Ever since the ground broke at the Dunlop Street site in 1931, the iconic building that has stood for 89 years has always been known for ground-breaking events.
Whether you’ve been to Mavricks Music Hall, The Roxy, Sound Empire or The Roxx, or even remember seeing movies at the former Roxy Theatre, you’ve likely never really looked around the nearly untouched building that has been a go-to for many party-goers.
Some of the best features of the building, located in downtown Barrie at 46 Dunlop St. W., are hand-sculpted trim that surround sections of the building, held together not just by plaster but also horse-hair, which adds strength to it.
The domed ceiling is still there from the original design of the building and hidden in a special closet is what's believed to be the second largest disco ball in Canada.
Current management took over the venue in August 2016 and renamed it Mavricks Music Hall, specializing in concerts and other live events. They host many fundraisers, regularly bring in many well-known names in the music business (both current and from bygone eras), and even hosted a political rally during last year's federal election.
From 1988 to 2012, the building was The Roxx nightclub and known for its all-ages events as well as regular bar nights. It was a must for anyone looking to party either north of Toronto or to get away from the small town bars surrounding Barrie.
Canadian rock legend Kim Mitchell told BarrieToday that he doesn’t just recall looking int the crowd and shouting out his music, but also fondly reminisces about making the trek to downtown Barrie with friends to watch shows as a fan.
“When I lived in Collingwood, Barrie was the place to be,” says Mitchell. “Meeting up my buds from Midland and Penetang and we’d all gather up in the balcony to watch a band. I have a lot of history here and the venue itself has a ton of history."
One of the most interesting bits of history from the Roxy Theatre days is Mitchell’s former band, Max Webster, playing a highly talked about set.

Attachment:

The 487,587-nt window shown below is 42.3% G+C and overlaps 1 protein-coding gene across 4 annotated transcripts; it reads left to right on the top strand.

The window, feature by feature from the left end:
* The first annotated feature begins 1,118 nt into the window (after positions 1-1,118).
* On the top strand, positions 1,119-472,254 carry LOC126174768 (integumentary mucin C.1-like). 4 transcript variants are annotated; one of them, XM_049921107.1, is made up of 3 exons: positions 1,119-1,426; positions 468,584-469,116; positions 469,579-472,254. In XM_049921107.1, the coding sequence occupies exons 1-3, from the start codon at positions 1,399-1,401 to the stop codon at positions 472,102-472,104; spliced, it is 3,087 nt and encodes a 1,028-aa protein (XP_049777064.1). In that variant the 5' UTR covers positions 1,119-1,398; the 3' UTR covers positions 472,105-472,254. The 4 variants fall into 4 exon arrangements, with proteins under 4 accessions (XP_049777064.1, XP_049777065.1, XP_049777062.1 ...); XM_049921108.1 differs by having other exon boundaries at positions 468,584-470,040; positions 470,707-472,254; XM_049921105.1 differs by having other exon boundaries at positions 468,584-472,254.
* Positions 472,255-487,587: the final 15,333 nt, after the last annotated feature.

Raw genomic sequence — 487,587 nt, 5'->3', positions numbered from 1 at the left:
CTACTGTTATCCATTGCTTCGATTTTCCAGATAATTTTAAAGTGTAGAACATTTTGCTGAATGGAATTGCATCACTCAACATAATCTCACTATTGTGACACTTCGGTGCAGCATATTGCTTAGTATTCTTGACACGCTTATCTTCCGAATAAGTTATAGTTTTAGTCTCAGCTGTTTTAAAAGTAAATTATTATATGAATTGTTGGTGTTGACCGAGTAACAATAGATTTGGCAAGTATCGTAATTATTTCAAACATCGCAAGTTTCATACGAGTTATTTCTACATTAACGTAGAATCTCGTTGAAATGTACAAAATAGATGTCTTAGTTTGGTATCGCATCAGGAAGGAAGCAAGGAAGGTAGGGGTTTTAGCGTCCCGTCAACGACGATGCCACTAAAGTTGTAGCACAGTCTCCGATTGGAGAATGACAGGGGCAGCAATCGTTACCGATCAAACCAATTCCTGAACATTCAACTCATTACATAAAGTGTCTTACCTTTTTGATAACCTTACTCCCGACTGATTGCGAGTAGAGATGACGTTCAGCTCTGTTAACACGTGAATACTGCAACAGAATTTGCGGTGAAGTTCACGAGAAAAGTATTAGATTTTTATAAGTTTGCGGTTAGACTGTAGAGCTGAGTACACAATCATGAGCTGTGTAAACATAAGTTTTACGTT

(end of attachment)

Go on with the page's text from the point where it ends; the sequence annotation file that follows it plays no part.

The band played two shows on April 19, 1980 that were filmed for a May 10 simulcast. It was broadcast on CITY-TV's The New Music and also heard on CHUM-FM. Ten songs were seen/heard, and the footage has been widely circulated since its airing.
One of the Toronto band’s big hits, Check, was performed mostly as an instrumental, as the lyrics hadn't yet been worked out.
Mitchell, who was the band’s guitarist lead singer, says he remembers the show well.
“I get reminded of it often, because someone always sees it for the first time and reminds me,” he says. “That was a good variant of Max Webster and a really cool show.
“The other thing I always remember about the venue is the sound, as it's one of the best places to play as a band just because of the way the sound bounces around the room.” adds the Sarnia native.
Other big names that have graced the Dunlop Street venue's stage include The Headstones, Trooper, Our Lady Peace, Snoop Dogg, Ice Cube, Aaron Pritchett, Method Man and even one of rap music’s legendary record spinners made frequent stops. For several years, DJ Jazzy Jeff hosted a Halloween show called A Nightmare on Dunlop Street.
As the 2020 live events calendar starts to take shape, present-day Mavricks is getting ready for another slate of shows. Country star Tebey performs on Feb. 1, while the world’s only officially sanctioned Metallica cover band, Sandman, will rock the stage on Feb. 15.